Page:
There is a very fine line between "normal" and "freak" and it's a line that you can see from one side but not the other. Misha described it like a cliff... as you approach it from the "normal" side, it looks like a horizon... and then when you fall off and look back after smashing on the rocks, it's really obvious.
The thing is, I couldn't tell you where, exactly, that line is, and I don't know that anyone else can either. I can tell you who's on what side... whether someone is down below on the rocks with me, or up above and haven't fallen off the cliff yet. But I don't know where that cliff is for a given person. Like most landscapes, it's not a straight line across.
One of the most eye-opening realizations for me recently is that I didn't fall off that cliff as early as I thought I did. It's easy to get close to the edge and not realize it's there, and think that there was some other line that you've crossed on the way. Maybe you're beyond the railing marked "Danger: do not cross." I spent most of my life between the railing and the cliff. I finally leapt over the edge and felt quite liberated for it.
In all my desire to not classify anyone for them, and to not see things in extremes, for some reason I can't shake this particular division that is so minute that you can't pick out one from the other in a crowded room, yet so obvious it impacts my interaction with other people in a very extreme way. And when I meet someone, can tell what side they're on instinctively. On a rare occasion I'm proved wrong, but for most my gut reaction is correct.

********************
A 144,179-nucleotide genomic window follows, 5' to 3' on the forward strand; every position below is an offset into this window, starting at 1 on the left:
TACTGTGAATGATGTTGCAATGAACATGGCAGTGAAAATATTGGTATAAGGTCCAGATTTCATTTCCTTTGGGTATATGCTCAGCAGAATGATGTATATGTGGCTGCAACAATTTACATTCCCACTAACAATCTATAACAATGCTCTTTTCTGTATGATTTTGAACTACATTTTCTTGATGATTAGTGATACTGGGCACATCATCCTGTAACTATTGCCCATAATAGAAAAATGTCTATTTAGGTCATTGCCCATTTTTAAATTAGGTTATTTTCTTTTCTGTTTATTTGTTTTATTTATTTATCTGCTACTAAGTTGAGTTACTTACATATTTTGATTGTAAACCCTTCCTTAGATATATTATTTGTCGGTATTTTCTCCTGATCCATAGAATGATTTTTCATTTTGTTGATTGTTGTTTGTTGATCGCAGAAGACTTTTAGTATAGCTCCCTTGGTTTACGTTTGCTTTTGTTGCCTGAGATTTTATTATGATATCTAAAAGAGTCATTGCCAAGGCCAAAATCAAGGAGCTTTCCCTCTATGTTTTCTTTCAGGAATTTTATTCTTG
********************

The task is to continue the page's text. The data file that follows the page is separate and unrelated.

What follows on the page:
What is it in us that causes us to leap over the cliff? What is it in us that causes the people on the one side to be blind about the people on the other? And what tells me, exactly, where on that cliff someone is?
I think the difference internally between someone on one side and someone on the other is the knowledge that your thought processes are different from other people's. Sometimes that takes a change in the process and sometimes it just takes an acknowledgement. But it means that you will recognize that someone you are dealing with may not reach conclusions the same way. You will recognize that there are as many different perspectives as there are people, and be better equipped to see things from someone else's point of view.
The psychologist in me is very interested in perspective. I like to find out about how other people view the world. I'm interested in what makes someone tick. I like to know how different people view the same situation. I try to find out whether varying tastes mean that we perceive something differently or if not, why different things appeal to different people. I want to know why some people prefer reds and yellows and why I prefer blues and violets.